New York's Albany Law School has announced the launch of a new LL.M. program in Health and Human Rights.
The program will address topics at the intersection of health and human rights, two spheres that are seen as increasingly linked.
The new LL.M. in Health and Human Rights will include four to six credits of supervised research, plus courses in the law school’s Health Law Concentration and/or International Law Concentration. Elective topics range from health law subjects such as "Applied Public Policy" and "Legal Issues in Medicine," to international law subjects like "International Child Rights" and "Law of Climate Change."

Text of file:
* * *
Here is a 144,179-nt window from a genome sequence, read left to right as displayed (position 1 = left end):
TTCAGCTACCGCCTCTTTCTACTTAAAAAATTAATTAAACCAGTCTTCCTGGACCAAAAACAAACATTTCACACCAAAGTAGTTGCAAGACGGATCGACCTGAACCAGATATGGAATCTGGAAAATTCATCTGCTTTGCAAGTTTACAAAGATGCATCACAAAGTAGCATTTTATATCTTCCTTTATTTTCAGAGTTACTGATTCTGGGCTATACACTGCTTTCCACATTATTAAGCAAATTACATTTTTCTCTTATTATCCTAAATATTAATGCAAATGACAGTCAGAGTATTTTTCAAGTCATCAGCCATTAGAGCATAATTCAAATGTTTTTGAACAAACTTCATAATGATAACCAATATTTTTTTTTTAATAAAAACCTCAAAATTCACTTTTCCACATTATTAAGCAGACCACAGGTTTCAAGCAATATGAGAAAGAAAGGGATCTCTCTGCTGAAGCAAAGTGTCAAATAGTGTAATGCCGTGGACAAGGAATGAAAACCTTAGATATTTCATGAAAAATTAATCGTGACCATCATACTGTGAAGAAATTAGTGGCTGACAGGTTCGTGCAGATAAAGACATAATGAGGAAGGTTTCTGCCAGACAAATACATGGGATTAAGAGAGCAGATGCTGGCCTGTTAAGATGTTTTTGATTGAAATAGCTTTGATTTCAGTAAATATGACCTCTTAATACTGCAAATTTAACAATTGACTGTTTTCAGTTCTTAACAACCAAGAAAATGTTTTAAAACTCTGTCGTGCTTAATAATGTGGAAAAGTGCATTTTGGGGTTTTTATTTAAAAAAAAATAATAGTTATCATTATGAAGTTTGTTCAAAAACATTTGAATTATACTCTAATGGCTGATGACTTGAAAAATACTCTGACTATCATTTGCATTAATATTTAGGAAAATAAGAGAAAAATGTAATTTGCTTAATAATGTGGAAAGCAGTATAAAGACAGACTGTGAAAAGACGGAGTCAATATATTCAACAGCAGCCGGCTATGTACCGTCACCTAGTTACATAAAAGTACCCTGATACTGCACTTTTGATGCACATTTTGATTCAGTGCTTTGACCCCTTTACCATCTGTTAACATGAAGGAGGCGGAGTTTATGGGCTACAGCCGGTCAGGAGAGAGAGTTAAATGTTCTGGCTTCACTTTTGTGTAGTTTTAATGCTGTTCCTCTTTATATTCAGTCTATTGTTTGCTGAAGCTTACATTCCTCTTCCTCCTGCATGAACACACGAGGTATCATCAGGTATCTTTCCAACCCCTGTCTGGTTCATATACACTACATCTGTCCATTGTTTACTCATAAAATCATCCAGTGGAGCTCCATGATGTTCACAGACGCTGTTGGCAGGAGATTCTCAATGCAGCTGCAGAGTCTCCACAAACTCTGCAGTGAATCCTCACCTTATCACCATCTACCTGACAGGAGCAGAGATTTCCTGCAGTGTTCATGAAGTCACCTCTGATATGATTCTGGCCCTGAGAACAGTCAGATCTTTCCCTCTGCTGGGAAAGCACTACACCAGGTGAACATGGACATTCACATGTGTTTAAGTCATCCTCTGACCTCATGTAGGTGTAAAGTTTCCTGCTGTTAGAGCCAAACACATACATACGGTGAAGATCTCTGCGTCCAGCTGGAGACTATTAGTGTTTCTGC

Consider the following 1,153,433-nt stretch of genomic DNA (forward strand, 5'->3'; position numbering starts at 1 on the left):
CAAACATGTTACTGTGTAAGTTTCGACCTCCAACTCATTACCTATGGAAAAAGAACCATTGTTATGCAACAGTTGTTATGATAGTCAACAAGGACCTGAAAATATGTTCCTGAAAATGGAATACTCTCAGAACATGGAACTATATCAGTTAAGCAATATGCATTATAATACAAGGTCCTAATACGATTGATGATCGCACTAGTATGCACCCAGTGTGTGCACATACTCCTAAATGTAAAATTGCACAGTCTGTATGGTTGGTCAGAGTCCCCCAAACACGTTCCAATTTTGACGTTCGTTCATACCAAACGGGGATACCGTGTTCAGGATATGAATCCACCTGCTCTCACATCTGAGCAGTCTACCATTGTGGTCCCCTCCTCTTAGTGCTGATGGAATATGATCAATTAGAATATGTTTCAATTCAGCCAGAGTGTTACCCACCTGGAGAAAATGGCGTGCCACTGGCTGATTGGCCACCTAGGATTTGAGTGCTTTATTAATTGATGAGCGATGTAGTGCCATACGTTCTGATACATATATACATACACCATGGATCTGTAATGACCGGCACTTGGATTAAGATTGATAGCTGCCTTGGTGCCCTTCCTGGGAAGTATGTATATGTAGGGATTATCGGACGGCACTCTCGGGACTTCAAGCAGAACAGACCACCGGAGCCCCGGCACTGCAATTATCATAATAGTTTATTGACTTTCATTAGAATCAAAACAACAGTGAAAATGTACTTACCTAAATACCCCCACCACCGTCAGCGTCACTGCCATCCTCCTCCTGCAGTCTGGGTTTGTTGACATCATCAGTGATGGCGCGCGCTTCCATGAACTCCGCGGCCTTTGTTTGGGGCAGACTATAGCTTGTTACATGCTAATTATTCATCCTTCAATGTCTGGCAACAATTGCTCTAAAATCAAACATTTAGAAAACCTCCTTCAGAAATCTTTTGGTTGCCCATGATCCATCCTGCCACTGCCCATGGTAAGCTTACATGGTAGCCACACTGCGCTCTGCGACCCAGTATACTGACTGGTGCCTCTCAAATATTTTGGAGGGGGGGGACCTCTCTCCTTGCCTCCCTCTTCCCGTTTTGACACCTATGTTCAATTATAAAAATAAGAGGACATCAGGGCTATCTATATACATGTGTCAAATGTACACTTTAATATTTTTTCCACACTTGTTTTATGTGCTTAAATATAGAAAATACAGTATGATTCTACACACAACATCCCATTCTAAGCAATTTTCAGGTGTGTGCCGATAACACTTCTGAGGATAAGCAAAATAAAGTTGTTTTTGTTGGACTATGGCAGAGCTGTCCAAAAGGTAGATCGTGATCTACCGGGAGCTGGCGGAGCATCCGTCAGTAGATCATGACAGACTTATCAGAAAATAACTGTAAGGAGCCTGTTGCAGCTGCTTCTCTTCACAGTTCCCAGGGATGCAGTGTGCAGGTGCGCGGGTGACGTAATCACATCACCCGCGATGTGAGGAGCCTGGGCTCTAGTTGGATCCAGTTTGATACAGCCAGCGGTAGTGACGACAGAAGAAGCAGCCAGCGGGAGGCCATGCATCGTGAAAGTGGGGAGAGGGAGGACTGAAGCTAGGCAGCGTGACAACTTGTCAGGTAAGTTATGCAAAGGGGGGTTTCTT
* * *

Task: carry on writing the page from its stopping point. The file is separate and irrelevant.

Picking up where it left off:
Students can also choose to take up to 10 credits by cross-registering for several classes at the Univeristy of Albany.
The school hopes that the new LL.M. will appeal to a wide variety of students.
“Students or attorneys who could benefit from the new LL.M. in Health and Human Rights include those who wish to work for health rights advocacy organizations in the U.S. or abroad, designers of public policy, government lawyers seeking to broaden their policy and advocacy expertise, private firm attorneys working in health law who wish to add international human rights law to their skillset, and human rights lawyers who wish to specialize in health-related concerns," according to Albany Law Professor Peter Halewood.
For more information, please see Albany Law's LL.M. in Health and Human Rights webpage.
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